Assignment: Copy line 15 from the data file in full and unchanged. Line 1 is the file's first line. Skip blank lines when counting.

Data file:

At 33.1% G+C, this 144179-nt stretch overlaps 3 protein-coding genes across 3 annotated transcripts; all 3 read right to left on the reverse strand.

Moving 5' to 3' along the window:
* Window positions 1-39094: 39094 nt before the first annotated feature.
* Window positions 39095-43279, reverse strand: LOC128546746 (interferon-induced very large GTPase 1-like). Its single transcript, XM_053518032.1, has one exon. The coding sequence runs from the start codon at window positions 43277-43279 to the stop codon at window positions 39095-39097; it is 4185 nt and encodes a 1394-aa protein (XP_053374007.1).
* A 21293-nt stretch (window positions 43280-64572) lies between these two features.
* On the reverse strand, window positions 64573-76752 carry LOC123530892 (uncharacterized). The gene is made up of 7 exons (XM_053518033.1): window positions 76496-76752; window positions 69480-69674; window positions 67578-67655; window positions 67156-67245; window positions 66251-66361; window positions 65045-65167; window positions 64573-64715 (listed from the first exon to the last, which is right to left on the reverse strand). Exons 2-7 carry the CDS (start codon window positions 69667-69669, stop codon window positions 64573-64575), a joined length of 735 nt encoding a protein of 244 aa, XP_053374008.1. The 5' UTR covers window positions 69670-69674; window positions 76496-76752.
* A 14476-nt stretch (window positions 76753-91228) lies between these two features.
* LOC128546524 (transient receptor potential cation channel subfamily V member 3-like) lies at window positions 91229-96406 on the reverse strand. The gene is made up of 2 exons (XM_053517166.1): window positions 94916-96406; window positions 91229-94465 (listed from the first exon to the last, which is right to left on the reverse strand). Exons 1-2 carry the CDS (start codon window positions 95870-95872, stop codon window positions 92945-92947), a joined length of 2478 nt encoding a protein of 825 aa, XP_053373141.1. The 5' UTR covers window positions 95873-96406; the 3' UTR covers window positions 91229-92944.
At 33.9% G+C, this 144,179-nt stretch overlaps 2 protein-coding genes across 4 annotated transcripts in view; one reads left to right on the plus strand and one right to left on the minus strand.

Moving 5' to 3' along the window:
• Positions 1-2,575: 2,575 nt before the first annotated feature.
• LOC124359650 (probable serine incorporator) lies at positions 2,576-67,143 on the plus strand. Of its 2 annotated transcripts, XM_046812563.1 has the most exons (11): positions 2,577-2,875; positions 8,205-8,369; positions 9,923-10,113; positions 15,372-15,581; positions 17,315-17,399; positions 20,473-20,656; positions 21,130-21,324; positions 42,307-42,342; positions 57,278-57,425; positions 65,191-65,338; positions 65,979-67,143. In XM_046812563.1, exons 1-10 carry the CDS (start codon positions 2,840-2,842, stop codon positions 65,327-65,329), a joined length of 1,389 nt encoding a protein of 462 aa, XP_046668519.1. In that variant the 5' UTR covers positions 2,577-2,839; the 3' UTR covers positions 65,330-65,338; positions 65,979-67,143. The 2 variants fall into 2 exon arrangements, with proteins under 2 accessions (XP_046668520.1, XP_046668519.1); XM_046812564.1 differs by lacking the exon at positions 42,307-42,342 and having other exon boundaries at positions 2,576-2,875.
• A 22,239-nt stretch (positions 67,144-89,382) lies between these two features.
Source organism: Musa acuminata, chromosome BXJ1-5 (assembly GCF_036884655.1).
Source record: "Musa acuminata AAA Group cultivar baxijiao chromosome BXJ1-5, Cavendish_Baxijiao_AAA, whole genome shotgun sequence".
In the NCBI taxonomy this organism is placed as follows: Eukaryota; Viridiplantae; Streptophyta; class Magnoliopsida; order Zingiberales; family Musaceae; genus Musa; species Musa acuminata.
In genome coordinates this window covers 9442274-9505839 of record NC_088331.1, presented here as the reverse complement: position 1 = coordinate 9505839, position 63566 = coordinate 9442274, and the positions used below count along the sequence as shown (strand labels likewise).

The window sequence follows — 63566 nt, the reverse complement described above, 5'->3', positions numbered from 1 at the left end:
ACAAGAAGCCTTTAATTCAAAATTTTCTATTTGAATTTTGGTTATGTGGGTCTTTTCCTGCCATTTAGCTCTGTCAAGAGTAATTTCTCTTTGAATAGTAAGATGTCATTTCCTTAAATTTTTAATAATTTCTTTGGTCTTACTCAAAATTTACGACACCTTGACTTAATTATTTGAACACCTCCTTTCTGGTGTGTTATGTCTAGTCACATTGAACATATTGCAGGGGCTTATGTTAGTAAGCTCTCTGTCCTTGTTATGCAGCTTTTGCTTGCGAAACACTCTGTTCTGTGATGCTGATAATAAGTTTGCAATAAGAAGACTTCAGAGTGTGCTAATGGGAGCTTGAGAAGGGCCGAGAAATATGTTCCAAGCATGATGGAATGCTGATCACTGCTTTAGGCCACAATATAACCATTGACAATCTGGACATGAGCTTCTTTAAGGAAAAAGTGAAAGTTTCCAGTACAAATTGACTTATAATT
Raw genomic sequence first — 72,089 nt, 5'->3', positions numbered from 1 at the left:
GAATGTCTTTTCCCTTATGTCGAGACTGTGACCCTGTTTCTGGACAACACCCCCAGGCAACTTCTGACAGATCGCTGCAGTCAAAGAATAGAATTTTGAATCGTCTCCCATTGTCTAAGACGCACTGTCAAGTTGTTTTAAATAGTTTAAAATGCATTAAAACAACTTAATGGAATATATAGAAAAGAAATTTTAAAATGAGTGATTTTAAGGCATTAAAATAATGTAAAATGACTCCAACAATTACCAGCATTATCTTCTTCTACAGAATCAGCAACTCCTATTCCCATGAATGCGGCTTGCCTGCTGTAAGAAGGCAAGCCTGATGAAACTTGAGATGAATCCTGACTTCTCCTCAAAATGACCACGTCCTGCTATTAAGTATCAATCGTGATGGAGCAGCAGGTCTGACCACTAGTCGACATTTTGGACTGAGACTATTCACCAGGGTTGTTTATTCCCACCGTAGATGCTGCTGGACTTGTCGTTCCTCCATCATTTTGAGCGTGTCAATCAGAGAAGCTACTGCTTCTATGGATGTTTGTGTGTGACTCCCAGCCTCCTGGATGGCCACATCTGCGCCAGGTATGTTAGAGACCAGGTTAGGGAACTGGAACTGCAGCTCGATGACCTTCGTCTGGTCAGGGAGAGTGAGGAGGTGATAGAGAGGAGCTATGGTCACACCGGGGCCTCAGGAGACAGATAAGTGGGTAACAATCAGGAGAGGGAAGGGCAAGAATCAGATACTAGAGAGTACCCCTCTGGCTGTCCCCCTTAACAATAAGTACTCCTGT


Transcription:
Source record: "Musa acuminata AAA Group cultivar baxijiao chromosome BXJ1-5, Cavendish_Baxijiao_AAA, whole genome shotgun sequence".